“What have you done?” I asked Emma.
We have a lot of “What have you done” in our house. We have a lot of incidents that warrant the question. With three of us rather odd people cohabitating it can’t be helped.
I’ve decided that our family mission statement should be “What have you done?” We all say it to each other so often that it doesn’t carry the same psychological baggage as it does for other people. Most people usually have this face of extreme rage, complete despair, or utterly desperate amazement. But not us.
“What have you done?” This time referenced a puzzle. I stood there gazing down at the Ye Olde Book Store puzzle that Layce and I have been slowly putting together for the last week. We had sections with like-looking pieces in piles ready to eventually find and join their puzzle brethren. Then Emma went all math on them.
“I’ve taken each piece, and depending on how many outty pieces they have, put them in the one bowl, the two bowl , or the three bowl. Then there’s the bowl for the wonky pieces.”
I was trying to wrap my mind around this idea as I stared into a Tupperware container with puzzle pieces that had three outties in it. I looked back at the puzzle. I was completely at a loss. “But how do I know where to even begin to put it? There’s this big gaping hole here and here.” I pointed to the puzzle.
“You build up from the bottom,” Emma said.
I still wasn’t getting it.
Layce walked in and turned on the iPod that we had inherited from a friend pre-loaded with 3,147 songs on it. We liked to spend the afternoon puzzling and playing “Name that Tune.” It was glorious. She sat down and stared at the puzzle board.
“What have you done?” There’s that quintessential question again.
“She’s gone all mathy on us. You know how I feel about math. It’s like this mental torture chamber for me. I see a theorem and get the shakes.”
“It’s called deductive reasoning,” Emma elucidated.
“What have you done with my Tupperware? What am I supposed to do when we have leftovers?” Layce said.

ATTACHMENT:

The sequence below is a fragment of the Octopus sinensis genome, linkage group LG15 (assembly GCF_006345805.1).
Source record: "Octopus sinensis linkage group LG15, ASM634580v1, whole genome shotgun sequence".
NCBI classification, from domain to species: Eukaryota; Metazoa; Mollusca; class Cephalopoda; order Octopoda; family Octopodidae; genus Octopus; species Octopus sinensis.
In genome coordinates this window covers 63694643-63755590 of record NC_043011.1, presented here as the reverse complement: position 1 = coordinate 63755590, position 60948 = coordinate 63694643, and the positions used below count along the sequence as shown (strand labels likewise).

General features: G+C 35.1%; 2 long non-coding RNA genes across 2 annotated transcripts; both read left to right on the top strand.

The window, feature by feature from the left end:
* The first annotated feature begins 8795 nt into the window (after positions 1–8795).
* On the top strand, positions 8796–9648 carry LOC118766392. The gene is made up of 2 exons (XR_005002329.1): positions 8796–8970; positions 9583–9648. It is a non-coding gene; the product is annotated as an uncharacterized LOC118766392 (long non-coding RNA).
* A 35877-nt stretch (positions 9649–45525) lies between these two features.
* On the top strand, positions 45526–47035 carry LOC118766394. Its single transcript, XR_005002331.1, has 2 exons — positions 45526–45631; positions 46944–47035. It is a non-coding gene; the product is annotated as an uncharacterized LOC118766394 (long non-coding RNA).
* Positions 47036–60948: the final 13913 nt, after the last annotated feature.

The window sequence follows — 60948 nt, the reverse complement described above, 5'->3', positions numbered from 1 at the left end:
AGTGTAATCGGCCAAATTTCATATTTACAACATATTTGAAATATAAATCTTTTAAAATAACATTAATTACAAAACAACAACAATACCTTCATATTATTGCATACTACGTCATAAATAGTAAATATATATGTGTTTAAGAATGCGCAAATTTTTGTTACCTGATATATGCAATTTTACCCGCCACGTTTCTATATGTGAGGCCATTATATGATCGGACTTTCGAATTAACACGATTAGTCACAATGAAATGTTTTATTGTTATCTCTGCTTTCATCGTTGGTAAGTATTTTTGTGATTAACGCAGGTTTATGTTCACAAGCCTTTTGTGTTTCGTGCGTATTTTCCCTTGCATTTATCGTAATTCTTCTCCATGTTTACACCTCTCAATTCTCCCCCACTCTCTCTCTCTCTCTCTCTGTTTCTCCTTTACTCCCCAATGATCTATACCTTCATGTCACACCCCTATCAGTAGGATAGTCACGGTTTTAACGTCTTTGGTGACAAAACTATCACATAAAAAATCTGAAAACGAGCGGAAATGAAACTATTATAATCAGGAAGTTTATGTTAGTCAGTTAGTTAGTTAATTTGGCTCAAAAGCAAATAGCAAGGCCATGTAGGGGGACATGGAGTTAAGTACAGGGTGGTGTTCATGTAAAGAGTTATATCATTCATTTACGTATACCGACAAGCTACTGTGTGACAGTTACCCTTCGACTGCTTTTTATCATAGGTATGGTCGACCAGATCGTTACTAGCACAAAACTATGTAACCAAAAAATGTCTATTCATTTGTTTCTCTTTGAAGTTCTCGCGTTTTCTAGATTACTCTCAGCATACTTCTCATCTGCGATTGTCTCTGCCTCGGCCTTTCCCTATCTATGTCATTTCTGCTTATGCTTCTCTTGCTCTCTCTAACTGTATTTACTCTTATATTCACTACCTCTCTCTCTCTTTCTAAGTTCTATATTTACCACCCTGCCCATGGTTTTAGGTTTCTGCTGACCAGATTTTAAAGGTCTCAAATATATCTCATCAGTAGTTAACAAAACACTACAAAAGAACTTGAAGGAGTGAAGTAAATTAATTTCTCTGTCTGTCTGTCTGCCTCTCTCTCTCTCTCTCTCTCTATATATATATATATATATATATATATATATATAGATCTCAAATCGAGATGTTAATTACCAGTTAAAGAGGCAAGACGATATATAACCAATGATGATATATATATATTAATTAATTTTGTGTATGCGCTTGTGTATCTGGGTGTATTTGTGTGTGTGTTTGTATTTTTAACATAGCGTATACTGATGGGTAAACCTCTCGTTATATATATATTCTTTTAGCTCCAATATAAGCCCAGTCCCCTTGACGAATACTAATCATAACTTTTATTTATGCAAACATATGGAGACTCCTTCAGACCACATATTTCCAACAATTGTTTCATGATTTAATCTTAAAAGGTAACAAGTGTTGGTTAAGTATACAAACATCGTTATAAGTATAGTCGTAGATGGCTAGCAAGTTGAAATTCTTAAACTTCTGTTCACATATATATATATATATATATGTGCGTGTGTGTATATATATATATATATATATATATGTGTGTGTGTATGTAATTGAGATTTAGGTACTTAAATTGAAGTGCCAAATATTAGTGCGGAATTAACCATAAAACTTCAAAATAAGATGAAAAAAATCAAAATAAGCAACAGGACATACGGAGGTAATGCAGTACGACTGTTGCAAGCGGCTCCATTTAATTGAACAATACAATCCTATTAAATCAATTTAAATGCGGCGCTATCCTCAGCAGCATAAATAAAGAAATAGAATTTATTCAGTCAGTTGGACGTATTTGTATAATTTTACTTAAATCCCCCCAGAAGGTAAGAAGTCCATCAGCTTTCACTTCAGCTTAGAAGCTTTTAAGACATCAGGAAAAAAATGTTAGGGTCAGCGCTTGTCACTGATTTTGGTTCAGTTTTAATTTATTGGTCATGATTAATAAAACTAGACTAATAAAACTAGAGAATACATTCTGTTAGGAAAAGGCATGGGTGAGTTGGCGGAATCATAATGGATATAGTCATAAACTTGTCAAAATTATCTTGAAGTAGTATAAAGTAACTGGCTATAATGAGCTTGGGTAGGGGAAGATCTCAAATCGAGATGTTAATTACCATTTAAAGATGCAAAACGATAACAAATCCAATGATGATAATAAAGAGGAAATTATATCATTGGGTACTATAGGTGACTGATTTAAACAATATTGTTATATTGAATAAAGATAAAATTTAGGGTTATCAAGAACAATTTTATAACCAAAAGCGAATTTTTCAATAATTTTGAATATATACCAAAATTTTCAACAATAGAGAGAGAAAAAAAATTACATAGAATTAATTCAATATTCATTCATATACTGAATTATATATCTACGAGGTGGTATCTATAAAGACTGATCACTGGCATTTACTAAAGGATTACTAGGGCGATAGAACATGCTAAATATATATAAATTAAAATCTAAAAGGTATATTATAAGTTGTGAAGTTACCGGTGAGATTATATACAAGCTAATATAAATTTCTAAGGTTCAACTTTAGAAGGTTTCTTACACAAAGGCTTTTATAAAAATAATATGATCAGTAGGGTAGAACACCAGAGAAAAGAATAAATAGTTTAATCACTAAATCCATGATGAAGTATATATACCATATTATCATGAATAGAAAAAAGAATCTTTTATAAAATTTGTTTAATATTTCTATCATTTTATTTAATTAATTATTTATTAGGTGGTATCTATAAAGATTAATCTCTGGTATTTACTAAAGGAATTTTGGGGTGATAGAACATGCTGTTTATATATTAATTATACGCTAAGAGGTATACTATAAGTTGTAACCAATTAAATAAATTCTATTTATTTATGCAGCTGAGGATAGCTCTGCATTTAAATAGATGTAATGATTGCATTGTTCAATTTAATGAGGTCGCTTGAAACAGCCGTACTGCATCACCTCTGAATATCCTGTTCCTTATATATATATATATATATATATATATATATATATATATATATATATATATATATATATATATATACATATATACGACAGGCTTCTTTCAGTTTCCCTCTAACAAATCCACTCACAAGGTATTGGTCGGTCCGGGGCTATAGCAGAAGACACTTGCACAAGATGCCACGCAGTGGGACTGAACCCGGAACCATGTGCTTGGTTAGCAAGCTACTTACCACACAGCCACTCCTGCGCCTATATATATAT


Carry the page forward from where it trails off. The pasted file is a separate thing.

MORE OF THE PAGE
“Use other Tupperware,” Emma said blithely.
I was on the verge of having a puzzle melt-down. A full blown what-have-you-done to the puzzle melt-down. Layce looked at me. “It’s just a puzzle,” she soothed.
I could feel tears threatening and a good foot stomping tantrum coming on. “I can’t do it this way! I have to have the visuals. I can’t be mathematical. This is cruel and inhumane. This is like living in a foreign country and not knowing the language. You’re hungry and need to pee and you don’t know the words.”
Emma looked distraught. “I can just dump them back in the box,” she quickly said.
“I think that would be a good idea,” Layce said. “Just sit down here and listen to the song. What song is it?” she asked me. I knew she was just trying to distract me.
“The Rolling Stones, You can’t always get what you want,” I mumbled miserably.
Emma did her Puss-n-Boots face which makes you melt in your socks with remorse for saying or doing whatever it was you did. She emptied all the innies and outties and wonky pieces back into the box.
“See, all better,” Layce said. “And now you can wash all my Tupperware,” she said to Emma.
Going all mathy has its price to pay.
Making the world a happier place—one book at a time!
Steam: a collection of lesbian erotic short stories
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